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Submitted Literature


By Patrick McGrath


“Spider”, one of McGrath’s most well-known narratives, examines madness and memory through the character of Spider, released from long-term institutional care into an exploitative hostel setting, and his unmonitored descent back into psychosis.  Particularly notable is McGrath’s portrayal of emergent paranoia and auditory and olfactory hallucinations, striking in their realism.  “Asylum” focuses on sexual obsession and madness and is set in an institution similar to Broadmoor.

Key Themes:

  • Anxiety
  • Psychosis
  • Revealing Reads
  • Schizophrenia

Significant Quotes / Pages

30 - "There was a third possibility, though it took several minutes for it to dawn on me: that the smell was coming from me, from my own body. 

This was a shock.  I straightened up and tried to smell myself.  Nothing.  I staggered upright, clutching the end of the bed, and over my shirt and trousers, fumbling clumsily at the buttons in my haste.  Was it there?  Again that awful uncertainty-I would seem to have it, then it was gone.  I sat hunched on the bed, clutching myself around the shins, my forehead on my knees.  Did I have it?  Was there gas?  Was it seeping from my groin?  I lifted my head and turned it helplessly from side to side.  Gas from my groin?  It was at that moment that I became aware of the noise in the attic overhead, quiet laughter followed by a sort of bump-then there was silence again."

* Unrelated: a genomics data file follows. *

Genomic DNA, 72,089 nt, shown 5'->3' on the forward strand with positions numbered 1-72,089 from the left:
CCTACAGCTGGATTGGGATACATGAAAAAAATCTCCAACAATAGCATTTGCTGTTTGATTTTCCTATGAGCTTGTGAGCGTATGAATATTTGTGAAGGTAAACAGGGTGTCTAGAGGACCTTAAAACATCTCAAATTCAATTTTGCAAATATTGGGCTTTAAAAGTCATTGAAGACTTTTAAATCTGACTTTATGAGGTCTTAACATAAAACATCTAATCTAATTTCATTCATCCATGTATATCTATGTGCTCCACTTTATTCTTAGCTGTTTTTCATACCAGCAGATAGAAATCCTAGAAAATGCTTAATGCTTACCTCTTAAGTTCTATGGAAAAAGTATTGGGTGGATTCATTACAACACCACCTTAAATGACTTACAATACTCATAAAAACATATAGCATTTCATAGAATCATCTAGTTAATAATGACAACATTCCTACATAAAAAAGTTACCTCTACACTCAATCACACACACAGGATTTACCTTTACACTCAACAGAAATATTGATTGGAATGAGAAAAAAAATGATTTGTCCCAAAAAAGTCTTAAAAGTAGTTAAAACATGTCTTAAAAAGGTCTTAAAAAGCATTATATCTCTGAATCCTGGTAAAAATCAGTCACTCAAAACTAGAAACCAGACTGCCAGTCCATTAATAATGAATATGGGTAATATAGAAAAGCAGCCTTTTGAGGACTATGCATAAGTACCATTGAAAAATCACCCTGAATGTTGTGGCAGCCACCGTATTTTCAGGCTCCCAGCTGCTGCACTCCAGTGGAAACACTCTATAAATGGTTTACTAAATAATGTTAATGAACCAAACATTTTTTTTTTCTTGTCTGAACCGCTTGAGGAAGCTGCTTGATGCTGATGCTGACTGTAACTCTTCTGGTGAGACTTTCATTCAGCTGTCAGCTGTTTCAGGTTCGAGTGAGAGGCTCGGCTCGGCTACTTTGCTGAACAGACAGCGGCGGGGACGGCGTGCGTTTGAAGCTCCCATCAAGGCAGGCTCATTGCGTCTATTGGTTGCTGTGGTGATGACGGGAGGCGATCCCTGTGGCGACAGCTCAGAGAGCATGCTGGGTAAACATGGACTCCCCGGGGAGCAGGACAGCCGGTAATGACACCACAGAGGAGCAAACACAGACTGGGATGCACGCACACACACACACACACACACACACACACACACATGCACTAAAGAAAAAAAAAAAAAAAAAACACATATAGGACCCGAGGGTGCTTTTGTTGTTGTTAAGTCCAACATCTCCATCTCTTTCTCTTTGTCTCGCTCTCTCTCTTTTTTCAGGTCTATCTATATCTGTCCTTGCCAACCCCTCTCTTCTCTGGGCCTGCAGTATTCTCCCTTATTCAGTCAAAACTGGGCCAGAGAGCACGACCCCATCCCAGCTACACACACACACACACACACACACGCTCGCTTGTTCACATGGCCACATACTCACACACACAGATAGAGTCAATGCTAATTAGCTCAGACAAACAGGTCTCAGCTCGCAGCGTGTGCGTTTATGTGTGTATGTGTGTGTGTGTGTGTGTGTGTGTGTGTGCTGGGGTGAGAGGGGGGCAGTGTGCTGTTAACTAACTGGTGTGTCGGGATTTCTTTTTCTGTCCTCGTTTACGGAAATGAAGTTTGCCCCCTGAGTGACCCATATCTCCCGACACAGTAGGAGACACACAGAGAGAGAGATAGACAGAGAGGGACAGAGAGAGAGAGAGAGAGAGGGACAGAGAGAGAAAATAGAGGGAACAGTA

91-"The guilt was his, not mine! […] Oh, I throw down my pencil.  The psychology of the murderer-how do I know anything about this?  How do I know anything about any of this?  All acquired overseas, during the long, uneventful years I spent in Canada.  Enough, it is very late, I'm tired, there is stamping in the attic but I cannot go on.  The pain in my intestines have not gone away, it’s spread instead to my kidneys and liver, and I suspect that something very wrong is happening inside me, that it's not the food at all (filthy though it is), but that something far worse is involved.  I suspect, in fact, that my internal organs are starting to shrivel up, though I'm not clear why this should be so.  How will I be able to function if my organs shrivel up?  I am not possessed of great vitality, and can ill afford any shrinking or shrivelling internally.  Perhaps it's just a transient phenomenon, like the gas smell, which thankfully has not returned"

175 – “But I was different, I was learning to give them a good lunatic, and as time passed, and Spider made his life more secure in the back parts, it became less and less vital to maintain my claims on the ward.  The goading diminished, the agitation subsided, and I spent longer period downstairs.  I sat on the terrace and watched the man in the vegetable gardens, thinking: this is the work for me”

Reference: Patrick, McGrath. 1990. Spider. London: Penguin, 2002


- Charley Baker
Date Review Submitted: Monday 23rd March 2009